Nglanggeran Tourism Village in Indonesia is more than just a home to the villagers – it is also where its people bring to life their shared mission to foster community-based tourism and safeguard biodiversity
Home to about 700 households of farmers and ranchers, Nglanggeran Tourism Village is located at the eastern part of Yogyakarta, a 45-minute drive from the city centre. The village is nestled in the serene hills of Nglanggeran Ancient Volcano and is part of Mount Sewu Unesco Global Geopark. It was recognised by the UNWTO’s Best Tourism Villages programme in 2021.
The tour started with trekking the Nglanggeran Ancient Volcano. A pickup truck, which the local dubbed as pajero – an abbreviation from Javanese language which means hot inside and out – took us up to the climbing gate.
Although friendly for beginners, the Nglanggeran trekking route is quite tricky because visitors have to pass through narrow stone passages, and sometimes there are sharp inclines and the road gets a little slippery after it rains. There are four bases to pass to get to the top of the ancient volcano, but our group decided to stop at base two – yet the view there was breath-taking.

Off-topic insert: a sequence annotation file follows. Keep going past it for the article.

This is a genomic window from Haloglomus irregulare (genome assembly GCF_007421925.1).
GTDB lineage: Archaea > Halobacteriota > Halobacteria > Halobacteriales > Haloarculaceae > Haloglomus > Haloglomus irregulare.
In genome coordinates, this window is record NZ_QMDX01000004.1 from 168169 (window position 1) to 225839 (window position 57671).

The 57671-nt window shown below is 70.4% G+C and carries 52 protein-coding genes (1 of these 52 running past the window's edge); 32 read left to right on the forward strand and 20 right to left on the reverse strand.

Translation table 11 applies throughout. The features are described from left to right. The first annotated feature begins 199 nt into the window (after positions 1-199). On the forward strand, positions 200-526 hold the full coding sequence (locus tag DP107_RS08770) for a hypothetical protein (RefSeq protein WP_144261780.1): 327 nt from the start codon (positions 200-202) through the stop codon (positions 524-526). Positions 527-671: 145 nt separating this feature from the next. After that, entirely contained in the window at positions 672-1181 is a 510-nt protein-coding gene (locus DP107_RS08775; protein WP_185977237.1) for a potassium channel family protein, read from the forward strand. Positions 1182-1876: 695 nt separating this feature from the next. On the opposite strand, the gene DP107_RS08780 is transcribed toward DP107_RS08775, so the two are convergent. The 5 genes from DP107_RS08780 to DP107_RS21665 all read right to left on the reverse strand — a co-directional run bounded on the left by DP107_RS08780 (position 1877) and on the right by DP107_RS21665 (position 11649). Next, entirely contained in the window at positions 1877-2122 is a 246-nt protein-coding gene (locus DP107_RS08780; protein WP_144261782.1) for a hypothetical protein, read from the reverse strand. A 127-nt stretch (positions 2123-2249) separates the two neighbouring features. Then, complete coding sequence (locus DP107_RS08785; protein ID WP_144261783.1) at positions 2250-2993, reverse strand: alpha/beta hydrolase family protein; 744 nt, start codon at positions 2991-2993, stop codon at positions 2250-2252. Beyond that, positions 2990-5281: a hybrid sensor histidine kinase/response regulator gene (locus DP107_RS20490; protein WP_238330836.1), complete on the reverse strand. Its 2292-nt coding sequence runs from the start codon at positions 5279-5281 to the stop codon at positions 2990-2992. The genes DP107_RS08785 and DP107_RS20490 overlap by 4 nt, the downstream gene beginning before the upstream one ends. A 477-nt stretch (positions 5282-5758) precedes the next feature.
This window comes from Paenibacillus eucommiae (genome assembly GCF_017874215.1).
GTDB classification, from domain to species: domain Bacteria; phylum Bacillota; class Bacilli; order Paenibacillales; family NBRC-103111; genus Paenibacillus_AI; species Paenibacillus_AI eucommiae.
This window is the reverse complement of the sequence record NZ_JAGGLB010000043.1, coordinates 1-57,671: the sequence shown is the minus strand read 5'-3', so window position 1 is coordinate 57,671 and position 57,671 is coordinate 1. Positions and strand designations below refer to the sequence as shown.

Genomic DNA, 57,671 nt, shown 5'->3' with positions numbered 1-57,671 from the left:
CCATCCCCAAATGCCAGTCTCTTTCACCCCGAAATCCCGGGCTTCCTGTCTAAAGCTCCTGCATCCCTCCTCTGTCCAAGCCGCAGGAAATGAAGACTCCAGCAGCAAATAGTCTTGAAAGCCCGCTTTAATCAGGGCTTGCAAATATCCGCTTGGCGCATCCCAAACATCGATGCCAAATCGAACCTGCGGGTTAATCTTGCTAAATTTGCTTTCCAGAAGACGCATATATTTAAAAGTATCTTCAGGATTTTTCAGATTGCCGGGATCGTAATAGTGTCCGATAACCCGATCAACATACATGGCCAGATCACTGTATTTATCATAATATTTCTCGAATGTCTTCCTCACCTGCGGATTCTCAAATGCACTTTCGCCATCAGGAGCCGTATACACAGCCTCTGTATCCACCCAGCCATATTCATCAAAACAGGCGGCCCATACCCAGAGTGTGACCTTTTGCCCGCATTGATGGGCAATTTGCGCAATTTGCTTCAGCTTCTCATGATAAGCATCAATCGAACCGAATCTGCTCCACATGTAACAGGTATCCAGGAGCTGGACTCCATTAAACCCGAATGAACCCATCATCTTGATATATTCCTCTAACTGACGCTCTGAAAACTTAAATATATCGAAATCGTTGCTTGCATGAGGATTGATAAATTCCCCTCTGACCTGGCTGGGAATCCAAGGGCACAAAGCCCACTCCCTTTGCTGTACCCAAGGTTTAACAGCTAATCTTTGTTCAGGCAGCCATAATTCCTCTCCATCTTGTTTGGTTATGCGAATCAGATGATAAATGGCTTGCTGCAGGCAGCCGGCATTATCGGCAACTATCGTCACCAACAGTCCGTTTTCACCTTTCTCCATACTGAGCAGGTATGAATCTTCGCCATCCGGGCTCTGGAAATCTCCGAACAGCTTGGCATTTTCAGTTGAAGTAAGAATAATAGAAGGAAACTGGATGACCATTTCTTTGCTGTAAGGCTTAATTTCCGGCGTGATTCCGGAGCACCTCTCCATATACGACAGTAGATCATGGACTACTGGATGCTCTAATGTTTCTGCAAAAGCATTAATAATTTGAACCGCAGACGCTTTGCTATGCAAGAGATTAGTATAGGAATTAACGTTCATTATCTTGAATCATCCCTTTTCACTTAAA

We then headed to the cacao plantation and factory where we were taught how to grow cacao trees and transform the beans into a variety of items, such as chocolate cookies and chocolate spa powder.
A simple lunch comprising of rice, chicken, eggs and fresh vegetables was served on banana leaves, while we mingled with the villagers donning traditional batik clothes. After lunch, we enjoyed karawitan, a traditional gamelan (percussion) music performance. The group members also had a chance to try out the instruments and play along with the musicians.
Next on the agenda was a 30-minute cycling tour around the villages, where we enjoyed scenic views of mountains and shimmering emerald paddies. Thereafter, the group indulged in a popular Indonesian dish, bakso meatball soup – a great way to end the tour.
Visiting Nglanggeran is not just witnessing the majesty of the ancient volcano – it is also a great way to learn about the history and culture of the destination.
Spending time to stroll through villages, chatting with the locals and participating in various activities will give visitors a deep connection with local traditions and customs. The villagers are warm and welcoming, and eager to engage in a cultural exchange.
For those who wish to experience the local way of life, an overnight stay at over 80 homestays in the area can be arranged. These homestays, managed by residents, provide an opportunity to feel the hospitality of the community.